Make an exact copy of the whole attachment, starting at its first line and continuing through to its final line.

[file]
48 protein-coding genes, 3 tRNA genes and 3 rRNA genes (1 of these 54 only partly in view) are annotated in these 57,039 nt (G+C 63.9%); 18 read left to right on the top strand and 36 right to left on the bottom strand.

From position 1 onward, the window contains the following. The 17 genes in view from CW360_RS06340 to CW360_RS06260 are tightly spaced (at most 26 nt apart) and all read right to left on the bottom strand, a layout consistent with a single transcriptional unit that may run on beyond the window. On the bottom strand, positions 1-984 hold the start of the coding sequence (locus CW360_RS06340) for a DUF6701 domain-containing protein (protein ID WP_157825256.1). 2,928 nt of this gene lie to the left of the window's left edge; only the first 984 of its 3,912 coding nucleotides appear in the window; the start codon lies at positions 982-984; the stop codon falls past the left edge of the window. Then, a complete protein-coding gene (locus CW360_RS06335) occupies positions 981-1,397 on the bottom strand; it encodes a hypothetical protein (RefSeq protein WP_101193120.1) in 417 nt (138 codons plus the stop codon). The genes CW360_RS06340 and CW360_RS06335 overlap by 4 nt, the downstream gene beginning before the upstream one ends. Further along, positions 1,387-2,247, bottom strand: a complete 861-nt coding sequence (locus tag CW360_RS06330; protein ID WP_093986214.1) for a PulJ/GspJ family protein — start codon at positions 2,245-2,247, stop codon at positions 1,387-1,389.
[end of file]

48 protein-coding genes, 3 tRNA genes and 3 rRNA genes (1 of these 54 only partly in view) are annotated in these 57,039 nt (G+C 63.9%); 18 read left to right on the top strand and 36 right to left on the bottom strand.

From position 1 onward, the window contains the following. The 17 genes in view from CW360_RS06340 to CW360_RS06260 are tightly spaced (at most 26 nt apart) and all read right to left on the bottom strand, a layout consistent with a single transcriptional unit that may run on beyond the window. On the bottom strand, positions 1-984 hold the start of the coding sequence (locus CW360_RS06340) for a DUF6701 domain-containing protein (protein ID WP_157825256.1). 2,928 nt of this gene lie to the left of the window's left edge; only the first 984 of its 3,912 coding nucleotides appear in the window; the start codon lies at positions 982-984; the stop codon falls past the left edge of the window. Then, a complete protein-coding gene (locus CW360_RS06335) occupies positions 981-1,397 on the bottom strand; it encodes a hypothetical protein (RefSeq protein WP_101193120.1) in 417 nt (138 codons plus the stop codon). The genes CW360_RS06340 and CW360_RS06335 overlap by 4 nt, the downstream gene beginning before the upstream one ends. Further along, positions 1,387-2,247, bottom strand: a complete 861-nt coding sequence (locus tag CW360_RS06330; protein ID WP_093986214.1) for a PulJ/GspJ family protein — start codon at positions 2,245-2,247, stop codon at positions 1,387-1,389.